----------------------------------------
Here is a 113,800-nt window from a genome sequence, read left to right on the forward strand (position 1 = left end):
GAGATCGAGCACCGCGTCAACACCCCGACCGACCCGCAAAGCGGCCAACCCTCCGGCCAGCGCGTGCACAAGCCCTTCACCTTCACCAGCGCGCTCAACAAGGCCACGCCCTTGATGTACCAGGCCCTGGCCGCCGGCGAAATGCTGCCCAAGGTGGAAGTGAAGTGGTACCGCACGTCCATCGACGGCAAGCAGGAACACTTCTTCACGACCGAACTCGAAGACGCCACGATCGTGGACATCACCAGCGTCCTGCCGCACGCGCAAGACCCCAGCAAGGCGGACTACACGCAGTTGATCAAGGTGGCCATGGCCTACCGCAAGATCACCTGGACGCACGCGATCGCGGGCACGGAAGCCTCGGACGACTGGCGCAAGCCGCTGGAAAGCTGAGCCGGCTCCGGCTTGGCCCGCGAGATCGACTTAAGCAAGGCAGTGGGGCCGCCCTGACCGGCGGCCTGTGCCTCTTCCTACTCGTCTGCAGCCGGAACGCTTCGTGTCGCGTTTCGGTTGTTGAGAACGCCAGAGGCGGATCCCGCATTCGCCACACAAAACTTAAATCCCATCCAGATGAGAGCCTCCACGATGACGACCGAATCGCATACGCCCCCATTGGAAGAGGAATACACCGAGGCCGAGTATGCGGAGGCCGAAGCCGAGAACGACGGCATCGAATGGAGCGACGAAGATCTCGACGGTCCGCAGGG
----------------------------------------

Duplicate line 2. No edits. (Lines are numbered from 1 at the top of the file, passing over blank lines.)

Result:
GAGATCGAGCACCGCGTCAACACCCCGACCGACCCGCAAAGCGGCCAACCCTCCGGCCAGCGCGTGCACAAGCCCTTCACCTTCACCAGCGCGCTCAACAAGGCCACGCCCTTGATGTACCAGGCCCTGGCCGCCGGCGAAATGCTGCCCAAGGTGGAAGTGAAGTGGTACCGCACGTCCATCGACGGCAAGCAGGAACACTTCTTCACGACCGAACTCGAAGACGCCACGATCGTGGACATCACCAGCGTCCTGCCGCACGCGCAAGACCCCAGCAAGGCGGACTACACGCAGTTGATCAAGGTGGCCATGGCCTACCGCAAGATCACCTGGACGCACGCGATCGCGGGCACGGAAGCCTCGGACGACTGGCGCAAGCCGCTGGAAAGCTGAGCCGGCTCCGGCTTGGCCCGCGAGATCGACTTAAGCAAGGCAGTGGGGCCGCCCTGACCGGCGGCCTGTGCCTCTTCCTACTCGTCTGCAGCCGGAACGCTTCGTGTCGCGTTTCGGTTGTTGAGAACGCCAGAGGCGGATCCCGCATTCGCCACACAAAACTTAAATCCCATCCAGATGAGAGCCTCCACGATGACGACCGAATCGCATACGCCCCCATTGGAAGAGGAATACACCGAGGCCGAGTATGCGGAGGCCGAAGCCGAGAACGACGGCATCGAATGGAGCGACGAAGATCTCGACGGTCCGCAGGG